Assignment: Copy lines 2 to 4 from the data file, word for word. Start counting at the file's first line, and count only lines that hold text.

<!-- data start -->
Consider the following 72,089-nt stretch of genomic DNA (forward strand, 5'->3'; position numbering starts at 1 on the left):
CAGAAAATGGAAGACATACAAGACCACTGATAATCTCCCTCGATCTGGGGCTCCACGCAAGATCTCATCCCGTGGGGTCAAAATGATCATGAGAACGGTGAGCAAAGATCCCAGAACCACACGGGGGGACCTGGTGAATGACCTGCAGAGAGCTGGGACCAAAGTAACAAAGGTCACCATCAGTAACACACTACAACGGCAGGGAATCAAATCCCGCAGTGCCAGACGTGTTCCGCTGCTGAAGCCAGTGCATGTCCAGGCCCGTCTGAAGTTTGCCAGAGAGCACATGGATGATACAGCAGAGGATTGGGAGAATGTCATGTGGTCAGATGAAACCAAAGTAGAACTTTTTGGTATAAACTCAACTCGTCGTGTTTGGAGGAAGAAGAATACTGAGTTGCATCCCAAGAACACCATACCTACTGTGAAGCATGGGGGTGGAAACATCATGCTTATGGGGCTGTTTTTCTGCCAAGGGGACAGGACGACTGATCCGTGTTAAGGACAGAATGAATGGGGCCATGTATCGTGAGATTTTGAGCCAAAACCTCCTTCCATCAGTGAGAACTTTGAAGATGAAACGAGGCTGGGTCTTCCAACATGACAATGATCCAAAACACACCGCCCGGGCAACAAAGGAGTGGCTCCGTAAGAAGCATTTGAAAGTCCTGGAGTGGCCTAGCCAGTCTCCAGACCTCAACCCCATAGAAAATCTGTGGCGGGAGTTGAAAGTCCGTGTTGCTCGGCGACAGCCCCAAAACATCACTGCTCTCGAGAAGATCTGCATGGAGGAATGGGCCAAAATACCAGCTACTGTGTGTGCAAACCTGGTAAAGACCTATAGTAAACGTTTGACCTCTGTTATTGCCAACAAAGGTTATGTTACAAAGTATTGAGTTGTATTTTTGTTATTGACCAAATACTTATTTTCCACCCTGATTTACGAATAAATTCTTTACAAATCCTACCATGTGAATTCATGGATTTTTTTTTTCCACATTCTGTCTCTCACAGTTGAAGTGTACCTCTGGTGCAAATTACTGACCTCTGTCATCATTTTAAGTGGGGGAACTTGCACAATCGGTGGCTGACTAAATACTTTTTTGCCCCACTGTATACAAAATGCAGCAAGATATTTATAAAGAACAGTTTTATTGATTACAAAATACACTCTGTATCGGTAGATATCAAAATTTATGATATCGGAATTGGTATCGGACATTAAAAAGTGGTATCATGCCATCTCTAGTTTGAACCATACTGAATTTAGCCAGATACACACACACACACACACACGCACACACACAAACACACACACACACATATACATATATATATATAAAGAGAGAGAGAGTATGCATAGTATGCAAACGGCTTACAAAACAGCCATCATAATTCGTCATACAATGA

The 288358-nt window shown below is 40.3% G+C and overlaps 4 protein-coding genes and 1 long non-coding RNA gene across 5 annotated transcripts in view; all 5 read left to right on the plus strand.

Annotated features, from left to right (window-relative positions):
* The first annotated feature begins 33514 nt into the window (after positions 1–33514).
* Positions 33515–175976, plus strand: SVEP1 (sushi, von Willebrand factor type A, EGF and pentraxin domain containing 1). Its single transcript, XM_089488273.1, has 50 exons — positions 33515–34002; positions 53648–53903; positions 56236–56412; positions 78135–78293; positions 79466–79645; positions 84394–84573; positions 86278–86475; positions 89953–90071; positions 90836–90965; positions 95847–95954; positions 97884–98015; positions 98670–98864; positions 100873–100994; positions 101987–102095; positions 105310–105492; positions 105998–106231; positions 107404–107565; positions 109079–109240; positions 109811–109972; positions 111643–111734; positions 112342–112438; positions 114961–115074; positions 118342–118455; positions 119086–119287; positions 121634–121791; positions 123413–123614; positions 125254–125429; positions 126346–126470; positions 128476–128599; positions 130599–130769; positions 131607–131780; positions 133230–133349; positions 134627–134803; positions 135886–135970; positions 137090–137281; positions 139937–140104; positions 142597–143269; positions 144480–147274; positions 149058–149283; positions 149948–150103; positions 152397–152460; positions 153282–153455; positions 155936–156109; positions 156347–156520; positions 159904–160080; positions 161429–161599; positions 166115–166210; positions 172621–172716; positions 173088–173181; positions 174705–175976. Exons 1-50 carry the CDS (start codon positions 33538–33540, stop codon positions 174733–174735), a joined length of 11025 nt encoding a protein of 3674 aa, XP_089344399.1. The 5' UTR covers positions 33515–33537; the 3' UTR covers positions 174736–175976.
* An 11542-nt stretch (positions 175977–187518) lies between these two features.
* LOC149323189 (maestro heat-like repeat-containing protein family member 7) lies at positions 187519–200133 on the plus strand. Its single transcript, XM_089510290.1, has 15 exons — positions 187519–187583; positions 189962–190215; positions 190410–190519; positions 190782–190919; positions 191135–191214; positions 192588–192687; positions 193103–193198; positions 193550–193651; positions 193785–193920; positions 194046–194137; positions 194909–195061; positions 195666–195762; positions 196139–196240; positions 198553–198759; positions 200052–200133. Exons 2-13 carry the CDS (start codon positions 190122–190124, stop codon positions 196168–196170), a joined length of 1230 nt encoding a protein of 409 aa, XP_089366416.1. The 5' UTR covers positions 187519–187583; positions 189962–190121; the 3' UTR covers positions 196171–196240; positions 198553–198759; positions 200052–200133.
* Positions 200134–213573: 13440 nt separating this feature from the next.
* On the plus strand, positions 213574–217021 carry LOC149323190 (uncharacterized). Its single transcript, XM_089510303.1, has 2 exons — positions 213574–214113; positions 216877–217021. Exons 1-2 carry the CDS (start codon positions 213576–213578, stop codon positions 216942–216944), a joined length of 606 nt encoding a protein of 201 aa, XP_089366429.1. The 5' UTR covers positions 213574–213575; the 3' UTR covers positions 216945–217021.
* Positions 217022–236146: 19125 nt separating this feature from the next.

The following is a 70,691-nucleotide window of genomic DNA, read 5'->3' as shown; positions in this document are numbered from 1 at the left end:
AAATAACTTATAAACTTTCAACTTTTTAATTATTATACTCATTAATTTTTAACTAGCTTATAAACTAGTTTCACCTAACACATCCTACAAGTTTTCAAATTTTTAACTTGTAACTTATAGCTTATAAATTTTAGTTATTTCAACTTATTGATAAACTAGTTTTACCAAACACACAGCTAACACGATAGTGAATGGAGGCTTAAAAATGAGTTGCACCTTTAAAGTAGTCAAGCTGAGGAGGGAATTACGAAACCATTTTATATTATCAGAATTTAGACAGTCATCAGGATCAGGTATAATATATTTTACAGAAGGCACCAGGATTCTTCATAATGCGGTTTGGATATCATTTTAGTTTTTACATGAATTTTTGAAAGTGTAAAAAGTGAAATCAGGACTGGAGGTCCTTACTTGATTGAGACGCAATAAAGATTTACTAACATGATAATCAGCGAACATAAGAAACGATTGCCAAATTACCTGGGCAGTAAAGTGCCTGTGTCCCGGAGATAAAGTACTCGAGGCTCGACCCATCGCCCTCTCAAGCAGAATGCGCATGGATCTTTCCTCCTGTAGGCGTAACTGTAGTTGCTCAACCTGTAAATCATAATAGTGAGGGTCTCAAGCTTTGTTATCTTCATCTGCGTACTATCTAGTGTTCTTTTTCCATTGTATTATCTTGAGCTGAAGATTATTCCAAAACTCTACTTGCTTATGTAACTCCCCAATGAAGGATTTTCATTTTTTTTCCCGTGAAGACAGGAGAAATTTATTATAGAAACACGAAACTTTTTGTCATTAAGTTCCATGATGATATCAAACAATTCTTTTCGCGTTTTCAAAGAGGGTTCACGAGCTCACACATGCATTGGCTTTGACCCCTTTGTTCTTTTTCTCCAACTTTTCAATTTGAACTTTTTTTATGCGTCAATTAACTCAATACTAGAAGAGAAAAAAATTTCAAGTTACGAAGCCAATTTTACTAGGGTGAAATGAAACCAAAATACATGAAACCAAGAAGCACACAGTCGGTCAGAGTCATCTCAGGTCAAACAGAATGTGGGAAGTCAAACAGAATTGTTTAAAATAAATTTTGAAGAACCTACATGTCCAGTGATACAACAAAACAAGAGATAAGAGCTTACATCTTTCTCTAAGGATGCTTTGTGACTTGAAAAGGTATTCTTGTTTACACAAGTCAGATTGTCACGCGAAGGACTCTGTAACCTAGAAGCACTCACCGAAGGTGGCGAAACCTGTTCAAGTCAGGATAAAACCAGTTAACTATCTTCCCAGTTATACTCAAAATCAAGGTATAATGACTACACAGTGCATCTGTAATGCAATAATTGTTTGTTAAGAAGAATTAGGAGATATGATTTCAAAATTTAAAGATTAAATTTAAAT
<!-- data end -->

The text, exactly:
CAGAAAATGGAAGACATACAAGACCACTGATAATCTCCCTCGATCTGGGGCTCCACGCAAGATCTCATCCCGTGGGGTCAAAATGATCATGAGAACGGTGAGCAAAGATCCCAGAACCACACGGGGGGACCTGGTGAATGACCTGCAGAGAGCTGGGACCAAAGTAACAAAGGTCACCATCAGTAACACACTACAACGGCAGGGAATCAAATCCCGCAGTGCCAGACGTGTTCCGCTGCTGAAGCCAGTGCATGTCCAGGCCCGTCTGAAGTTTGCCAGAGAGCACATGGATGATACAGCAGAGGATTGGGAGAATGTCATGTGGTCAGATGAAACCAAAGTAGAACTTTTTGGTATAAACTCAACTCGTCGTGTTTGGAGGAAGAAGAATACTGAGTTGCATCCCAAGAACACCATACCTACTGTGAAGCATGGGGGTGGAAACATCATGCTTATGGGGCTGTTTTTCTGCCAAGGGGACAGGACGACTGATCCGTGTTAAGGACAGAATGAATGGGGCCATGTATCGTGAGATTTTGAGCCAAAACCTCCTTCCATCAGTGAGAACTTTGAAGATGAAACGAGGCTGGGTCTTCCAACATGACAATGATCCAAAACACACCGCCCGGGCAACAAAGGAGTGGCTCCGTAAGAAGCATTTGAAAGTCCTGGAGTGGCCTAGCCAGTCTCCAGACCTCAACCCCATAGAAAATCTGTGGCGGGAGTTGAAAGTCCGTGTTGCTCGGCGACAGCCCCAAAACATCACTGCTCTCGAGAAGATCTGCATGGAGGAATGGGCCAAAATACCAGCTACTGTGTGTGCAAACCTGGTAAAGACCTATAGTAAACGTTTGACCTCTGTTATTGCCAACAAAGGTTATGTTACAAAGTATTGAGTTGTATTTTTGTTATTGACCAAATACTTATTTTCCACCCTGATTTACGAATAAATTCTTTACAAATCCTACCATGTGAATTCATGGATTTTTTTTTTCCACATTCTGTCTCTCACAGTTGAAGTGTACCTCTGGTGCAAATTACTGACCTCTGTCATCATTTTAAGTGGGGGAACTTGCACAATCGGTGGCTGACTAAATACTTTTTTGCCCCACTGTATACAAAATGCAGCAAGATATTTATAAAGAACAGTTTTATTGATTACAAAATACACTCTGTATCGGTAGATATCAAAATTTATGATATCGGAATTGGTATCGGACATTAAAAAGTGGTATCATGCCATCTCTAGTTTGAACCATACTGAATTTAGCCAGATACACACACACACACACACACGCACACACACAAACACACACACACACATATACATATATATATATAAAGAGAGAGAGAGTATGCATAGTATGCAAACGGCTTACAAAACAGCCATCATAATTCGTCATACAATGA

The 288358-nt window shown below is 40.3% G+C and overlaps 4 protein-coding genes and 1 long non-coding RNA gene across 5 annotated transcripts in view; all 5 read left to right on the plus strand.

Annotated features, from left to right (window-relative positions):